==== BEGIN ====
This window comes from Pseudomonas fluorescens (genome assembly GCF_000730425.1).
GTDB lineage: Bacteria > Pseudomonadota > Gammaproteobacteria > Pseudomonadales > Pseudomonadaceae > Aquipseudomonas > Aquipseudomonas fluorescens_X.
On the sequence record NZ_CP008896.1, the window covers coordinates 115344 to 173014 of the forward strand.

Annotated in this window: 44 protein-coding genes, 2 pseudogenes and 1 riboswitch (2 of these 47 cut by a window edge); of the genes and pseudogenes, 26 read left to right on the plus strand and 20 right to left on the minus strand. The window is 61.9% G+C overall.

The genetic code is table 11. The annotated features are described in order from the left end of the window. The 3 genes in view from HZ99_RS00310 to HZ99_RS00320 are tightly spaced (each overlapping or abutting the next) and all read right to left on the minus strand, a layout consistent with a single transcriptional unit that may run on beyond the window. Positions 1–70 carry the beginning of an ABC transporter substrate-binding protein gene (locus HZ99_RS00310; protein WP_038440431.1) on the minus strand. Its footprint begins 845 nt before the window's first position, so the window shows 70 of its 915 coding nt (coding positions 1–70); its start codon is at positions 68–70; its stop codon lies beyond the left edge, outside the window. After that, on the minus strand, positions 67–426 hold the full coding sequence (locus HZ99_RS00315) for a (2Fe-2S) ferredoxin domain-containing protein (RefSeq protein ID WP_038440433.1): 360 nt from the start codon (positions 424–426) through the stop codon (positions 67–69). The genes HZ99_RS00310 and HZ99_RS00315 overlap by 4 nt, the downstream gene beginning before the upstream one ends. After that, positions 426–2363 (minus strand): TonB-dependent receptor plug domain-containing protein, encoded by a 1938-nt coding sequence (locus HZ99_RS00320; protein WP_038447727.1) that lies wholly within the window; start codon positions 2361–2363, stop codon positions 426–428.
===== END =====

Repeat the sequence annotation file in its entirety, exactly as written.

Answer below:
This window comes from Pseudomonas fluorescens (genome assembly GCF_000730425.1).
GTDB lineage: Bacteria > Pseudomonadota > Gammaproteobacteria > Pseudomonadales > Pseudomonadaceae > Aquipseudomonas > Aquipseudomonas fluorescens_X.
On the sequence record NZ_CP008896.1, the window covers coordinates 115344 to 173014 of the forward strand.

Annotated in this window: 44 protein-coding genes, 2 pseudogenes and 1 riboswitch (2 of these 47 cut by a window edge); of the genes and pseudogenes, 26 read left to right on the plus strand and 20 right to left on the minus strand. The window is 61.9% G+C overall.

The genetic code is table 11. The annotated features are described in order from the left end of the window. The 3 genes in view from HZ99_RS00310 to HZ99_RS00320 are tightly spaced (each overlapping or abutting the next) and all read right to left on the minus strand, a layout consistent with a single transcriptional unit that may run on beyond the window. Positions 1–70 carry the beginning of an ABC transporter substrate-binding protein gene (locus HZ99_RS00310; protein WP_038440431.1) on the minus strand. Its footprint begins 845 nt before the window's first position, so the window shows 70 of its 915 coding nt (coding positions 1–70); its start codon is at positions 68–70; its stop codon lies beyond the left edge, outside the window. After that, on the minus strand, positions 67–426 hold the full coding sequence (locus HZ99_RS00315) for a (2Fe-2S) ferredoxin domain-containing protein (RefSeq protein ID WP_038440433.1): 360 nt from the start codon (positions 424–426) through the stop codon (positions 67–69). The genes HZ99_RS00310 and HZ99_RS00315 overlap by 4 nt, the downstream gene beginning before the upstream one ends. After that, positions 426–2363 (minus strand): TonB-dependent receptor plug domain-containing protein, encoded by a 1938-nt coding sequence (locus HZ99_RS00320; protein WP_038447727.1) that lies wholly within the window; start codon positions 2361–2363, stop codon positions 426–428.